The sad loss of life in mine disasters in Zimbabwe and Liberia in recent weeks has highlighted the dangers artisanal miners face in the continent and across the world. Artisanal mining is a factor for the mining industry in the vast majority of African countries.
Zimbabwean colleagues of informal workers at Battlefields in Mashonaland West province put the potential death toll at more than 100 people.
Besides the artisanal miners let into the various shafts at the Silvermoon and Cricket mines, panners were known to access the ground as they collected gravels that might contain gold.
Twenty-four bodies were recovered and Zimbabwe’s parliamentarians spoke of 33 deaths. Local government minister July Moyo estimated between 60 and 70 deaths.
Up in Liberia, about 40 miners were still trapped underground at Kartee gold mines in Gboanipea near Tapita in Nimba county last week.
Previous mine disasters in other parts of Africa have cost the lives of numerous unauthorised miners.
But in finding a solution, governments and the mining industry must take an open mind. Banning the practise of artisanal mining is not a practical solution because it is not enforceable.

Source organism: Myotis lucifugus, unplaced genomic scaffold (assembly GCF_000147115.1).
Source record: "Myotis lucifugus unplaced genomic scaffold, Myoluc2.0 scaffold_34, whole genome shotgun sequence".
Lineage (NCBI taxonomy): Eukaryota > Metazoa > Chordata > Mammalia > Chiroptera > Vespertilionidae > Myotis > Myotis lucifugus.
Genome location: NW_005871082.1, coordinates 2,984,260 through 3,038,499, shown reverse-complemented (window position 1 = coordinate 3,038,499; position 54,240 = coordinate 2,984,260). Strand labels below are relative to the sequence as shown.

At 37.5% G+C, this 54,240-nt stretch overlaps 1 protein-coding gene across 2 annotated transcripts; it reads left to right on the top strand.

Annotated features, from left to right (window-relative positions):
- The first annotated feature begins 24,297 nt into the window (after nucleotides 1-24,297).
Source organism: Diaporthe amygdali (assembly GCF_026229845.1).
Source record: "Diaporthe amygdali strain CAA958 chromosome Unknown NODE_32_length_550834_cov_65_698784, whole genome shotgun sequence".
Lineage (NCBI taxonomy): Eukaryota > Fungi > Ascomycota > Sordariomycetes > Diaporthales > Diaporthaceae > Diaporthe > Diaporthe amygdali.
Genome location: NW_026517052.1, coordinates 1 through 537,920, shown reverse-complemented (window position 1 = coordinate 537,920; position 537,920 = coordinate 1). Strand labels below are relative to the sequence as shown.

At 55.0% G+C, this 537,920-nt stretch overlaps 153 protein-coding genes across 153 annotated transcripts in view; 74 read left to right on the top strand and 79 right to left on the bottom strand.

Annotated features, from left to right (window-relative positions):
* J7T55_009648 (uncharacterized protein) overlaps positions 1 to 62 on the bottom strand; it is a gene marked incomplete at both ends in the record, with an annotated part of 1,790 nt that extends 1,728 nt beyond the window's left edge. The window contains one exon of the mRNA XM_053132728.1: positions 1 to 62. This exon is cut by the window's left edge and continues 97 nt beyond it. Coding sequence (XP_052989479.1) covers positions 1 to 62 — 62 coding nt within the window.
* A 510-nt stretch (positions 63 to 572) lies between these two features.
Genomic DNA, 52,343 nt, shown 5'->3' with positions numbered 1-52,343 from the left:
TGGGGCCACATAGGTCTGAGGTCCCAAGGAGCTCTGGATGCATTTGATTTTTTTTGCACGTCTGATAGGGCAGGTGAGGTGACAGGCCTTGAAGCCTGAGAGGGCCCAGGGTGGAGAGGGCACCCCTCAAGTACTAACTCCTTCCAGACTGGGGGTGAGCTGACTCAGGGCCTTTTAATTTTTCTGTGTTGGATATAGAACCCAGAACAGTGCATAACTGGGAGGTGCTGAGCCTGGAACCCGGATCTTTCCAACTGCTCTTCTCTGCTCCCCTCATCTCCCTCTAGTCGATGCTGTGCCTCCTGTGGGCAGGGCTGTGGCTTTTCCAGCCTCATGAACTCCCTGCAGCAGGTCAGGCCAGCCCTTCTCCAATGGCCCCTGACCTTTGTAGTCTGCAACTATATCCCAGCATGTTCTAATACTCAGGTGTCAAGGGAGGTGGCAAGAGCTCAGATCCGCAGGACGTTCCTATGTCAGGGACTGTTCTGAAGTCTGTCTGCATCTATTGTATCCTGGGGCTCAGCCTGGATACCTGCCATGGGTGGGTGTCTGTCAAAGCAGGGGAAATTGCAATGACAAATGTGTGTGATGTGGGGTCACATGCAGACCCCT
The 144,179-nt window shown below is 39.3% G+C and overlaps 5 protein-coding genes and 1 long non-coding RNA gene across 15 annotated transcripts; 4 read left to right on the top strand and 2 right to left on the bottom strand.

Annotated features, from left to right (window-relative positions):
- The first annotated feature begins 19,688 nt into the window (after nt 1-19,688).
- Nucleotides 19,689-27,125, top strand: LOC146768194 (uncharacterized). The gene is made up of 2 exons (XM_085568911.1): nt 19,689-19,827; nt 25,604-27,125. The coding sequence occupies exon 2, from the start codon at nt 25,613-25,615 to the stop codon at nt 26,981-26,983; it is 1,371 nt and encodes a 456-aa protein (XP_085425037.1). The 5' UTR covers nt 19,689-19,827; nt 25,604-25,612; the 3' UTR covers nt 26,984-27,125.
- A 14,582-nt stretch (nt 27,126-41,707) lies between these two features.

Two hundred and fifty families made a living at each shaft at Battlefields. And more widely, Zimbabwe’s 500,000 miners produce 22 tons of gold a year — double the output of its large-scale miners.
We cannot stop the practice people already adopt to make a living knowing the risks. Let’s instead acknowledge artisanal mining as a fact of life and ensure that governments and companies play an active role in legitimising the practice.
Let’s do what Zimbabwe’s Parliamentarian Dexter Nduna has suggested, regulate and recognise the artisanal mining industry. Let’s roll out better regulations and let’s work together to improve the safety and security of miners and their families
In Latin America and Mongolia 10 artisanal and small-mine organisations from four countries are certified to a standard developed by the Alliance for Responsible Mining. Known as the Fairmined certification it creates opportunities for the miners who can also seek ecological certification.
Let’s take a new leaf out of Ghana’s book and re-embrace the practice so we can strive to minimise the loss of life and the negative effects some miners face from doing their own mining and processing.
The loss of every life to a mine disaster is a tragedy and one we must work actively to avoid. Let’s embrace artisanal mining to ensure safer practice and value lives and communities.
- Yolanda Torrisi is Chairperson of The African Mining Network and comments on African mining issues and the growing global interest in the continent. Contact:email@example.com